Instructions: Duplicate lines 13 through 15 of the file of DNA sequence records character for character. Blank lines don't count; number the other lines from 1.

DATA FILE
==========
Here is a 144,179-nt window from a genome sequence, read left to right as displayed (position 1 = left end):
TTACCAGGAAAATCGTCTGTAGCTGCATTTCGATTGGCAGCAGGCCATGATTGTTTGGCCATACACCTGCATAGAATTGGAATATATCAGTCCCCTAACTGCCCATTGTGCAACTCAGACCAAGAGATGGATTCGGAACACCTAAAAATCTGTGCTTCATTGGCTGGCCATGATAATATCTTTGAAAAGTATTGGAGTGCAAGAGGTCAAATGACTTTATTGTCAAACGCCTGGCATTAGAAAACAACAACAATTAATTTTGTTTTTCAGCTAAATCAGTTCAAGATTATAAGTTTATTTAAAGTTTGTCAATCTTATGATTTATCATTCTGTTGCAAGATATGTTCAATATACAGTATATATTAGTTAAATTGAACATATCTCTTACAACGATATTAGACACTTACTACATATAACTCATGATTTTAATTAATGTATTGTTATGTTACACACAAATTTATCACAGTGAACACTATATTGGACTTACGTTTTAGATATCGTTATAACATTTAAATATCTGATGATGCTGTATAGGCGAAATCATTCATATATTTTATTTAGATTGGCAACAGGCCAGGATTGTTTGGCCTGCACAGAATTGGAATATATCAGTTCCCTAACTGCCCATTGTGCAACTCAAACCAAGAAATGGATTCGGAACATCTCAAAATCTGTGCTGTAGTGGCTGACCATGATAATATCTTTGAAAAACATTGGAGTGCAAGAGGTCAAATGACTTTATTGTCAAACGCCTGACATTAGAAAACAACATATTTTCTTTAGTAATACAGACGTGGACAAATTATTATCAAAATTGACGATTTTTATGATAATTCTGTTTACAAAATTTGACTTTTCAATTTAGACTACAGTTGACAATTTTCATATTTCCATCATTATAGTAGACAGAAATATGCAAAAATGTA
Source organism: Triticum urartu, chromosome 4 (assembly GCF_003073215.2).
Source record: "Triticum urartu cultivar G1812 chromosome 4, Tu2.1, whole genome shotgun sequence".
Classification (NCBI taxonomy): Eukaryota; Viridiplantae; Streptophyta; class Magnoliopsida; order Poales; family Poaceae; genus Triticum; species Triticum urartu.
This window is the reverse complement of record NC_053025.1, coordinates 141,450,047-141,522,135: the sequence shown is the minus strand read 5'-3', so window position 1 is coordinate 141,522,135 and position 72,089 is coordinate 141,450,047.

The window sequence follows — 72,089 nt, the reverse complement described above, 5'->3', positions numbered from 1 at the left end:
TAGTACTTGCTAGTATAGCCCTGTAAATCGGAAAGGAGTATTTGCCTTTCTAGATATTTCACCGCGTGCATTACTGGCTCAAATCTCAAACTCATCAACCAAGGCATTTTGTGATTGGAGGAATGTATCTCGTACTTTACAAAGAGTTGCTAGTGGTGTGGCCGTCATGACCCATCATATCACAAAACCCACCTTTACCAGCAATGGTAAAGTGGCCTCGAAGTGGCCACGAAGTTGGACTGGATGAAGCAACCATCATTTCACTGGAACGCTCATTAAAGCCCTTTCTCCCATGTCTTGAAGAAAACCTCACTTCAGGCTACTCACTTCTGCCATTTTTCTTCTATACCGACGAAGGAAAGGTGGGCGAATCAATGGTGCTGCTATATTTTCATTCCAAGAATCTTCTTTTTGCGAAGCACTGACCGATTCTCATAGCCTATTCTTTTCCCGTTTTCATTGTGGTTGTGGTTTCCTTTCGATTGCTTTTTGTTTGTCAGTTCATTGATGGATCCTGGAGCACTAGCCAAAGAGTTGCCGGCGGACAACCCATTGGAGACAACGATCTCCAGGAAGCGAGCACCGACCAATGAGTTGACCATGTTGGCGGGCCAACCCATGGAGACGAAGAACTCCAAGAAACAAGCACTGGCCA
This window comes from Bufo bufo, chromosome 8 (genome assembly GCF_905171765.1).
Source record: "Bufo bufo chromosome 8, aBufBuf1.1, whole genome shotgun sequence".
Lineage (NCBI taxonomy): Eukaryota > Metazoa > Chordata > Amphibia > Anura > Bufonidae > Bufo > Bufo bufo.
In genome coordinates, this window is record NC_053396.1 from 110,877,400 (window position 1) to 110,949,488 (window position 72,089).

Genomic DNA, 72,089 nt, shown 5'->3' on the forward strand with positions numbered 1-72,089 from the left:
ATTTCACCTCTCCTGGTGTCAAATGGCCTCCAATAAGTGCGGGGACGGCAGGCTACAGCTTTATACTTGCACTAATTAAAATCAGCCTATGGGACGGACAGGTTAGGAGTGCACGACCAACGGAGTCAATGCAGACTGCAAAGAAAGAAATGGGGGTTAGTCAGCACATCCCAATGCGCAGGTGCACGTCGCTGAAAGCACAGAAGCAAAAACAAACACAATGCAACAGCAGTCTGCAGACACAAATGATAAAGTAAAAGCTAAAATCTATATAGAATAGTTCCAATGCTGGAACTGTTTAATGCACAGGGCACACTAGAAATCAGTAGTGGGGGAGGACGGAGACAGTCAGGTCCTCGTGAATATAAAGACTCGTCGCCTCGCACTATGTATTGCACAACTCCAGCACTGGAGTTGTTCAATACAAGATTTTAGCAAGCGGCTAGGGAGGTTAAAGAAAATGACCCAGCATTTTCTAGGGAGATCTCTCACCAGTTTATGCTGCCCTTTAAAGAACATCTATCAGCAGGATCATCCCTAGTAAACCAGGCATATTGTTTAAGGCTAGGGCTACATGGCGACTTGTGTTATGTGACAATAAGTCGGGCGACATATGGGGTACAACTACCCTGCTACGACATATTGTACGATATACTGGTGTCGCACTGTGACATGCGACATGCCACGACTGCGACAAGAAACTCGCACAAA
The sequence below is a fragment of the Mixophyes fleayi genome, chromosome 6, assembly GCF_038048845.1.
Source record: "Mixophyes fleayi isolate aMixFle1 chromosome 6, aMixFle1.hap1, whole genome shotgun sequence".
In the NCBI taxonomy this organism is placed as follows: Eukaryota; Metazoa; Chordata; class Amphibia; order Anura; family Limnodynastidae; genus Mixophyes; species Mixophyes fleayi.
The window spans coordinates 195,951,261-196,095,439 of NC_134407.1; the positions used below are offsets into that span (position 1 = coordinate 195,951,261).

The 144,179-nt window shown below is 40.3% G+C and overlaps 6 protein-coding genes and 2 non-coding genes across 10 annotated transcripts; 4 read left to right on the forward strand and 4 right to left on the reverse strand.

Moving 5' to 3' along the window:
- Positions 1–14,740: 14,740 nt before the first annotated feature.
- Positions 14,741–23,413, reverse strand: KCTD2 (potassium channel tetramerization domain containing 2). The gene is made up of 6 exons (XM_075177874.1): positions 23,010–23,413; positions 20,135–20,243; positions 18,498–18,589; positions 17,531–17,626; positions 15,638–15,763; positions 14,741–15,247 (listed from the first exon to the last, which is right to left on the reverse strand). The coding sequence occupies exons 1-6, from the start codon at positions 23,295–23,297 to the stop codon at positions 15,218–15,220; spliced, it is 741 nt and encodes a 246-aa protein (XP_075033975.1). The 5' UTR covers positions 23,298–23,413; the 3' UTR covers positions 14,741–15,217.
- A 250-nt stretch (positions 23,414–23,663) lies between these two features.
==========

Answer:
Genomic DNA, 72,089 nt, shown 5'->3' on the forward strand with positions numbered 1-72,089 from the left:
ATTTCACCTCTCCTGGTGTCAAATGGCCTCCAATAAGTGCGGGGACGGCAGGCTACAGCTTTATACTTGCACTAATTAAAATCAGCCTATGGGACGGACAGGTTAGGAGTGCACGACCAACGGAGTCAATGCAGACTGCAAAGAAAGAAATGGGGGTTAGTCAGCACATCCCAATGCGCAGGTGCACGTCGCTGAAAGCACAGAAGCAAAAACAAACACAATGCAACAGCAGTCTGCAGACACAAATGATAAAGTAAAAGCTAAAATCTATATAGAATAGTTCCAATGCTGGAACTGTTTAATGCACAGGGCACACTAGAAATCAGTAGTGGGGGAGGACGGAGACAGTCAGGTCCTCGTGAATATAAAGACTCGTCGCCTCGCACTATGTATTGCACAACTCCAGCACTGGAGTTGTTCAATACAAGATTTTAGCAAGCGGCTAGGGAGGTTAAAGAAAATGACCCAGCATTTTCTAGGGAGATCTCTCACCAGTTTATGCTGCCCTTTAAAGAACATCTATCAGCAGGATCATCCCTAGTAAACCAGGCATATTGTTTAAGGCTAGGGCTACATGGCGACTTGTGTTATGTGACAATAAGTCGGGCGACATATGGGGTACAACTACCCTGCTACGACATATTGTACGATATACTGGTGTCGCACTGTGACATGCGACATGCCACGACTGCGACAAGAAACTCGCACAAA
The sequence below is a fragment of the Mixophyes fleayi genome, chromosome 6, assembly GCF_038048845.1.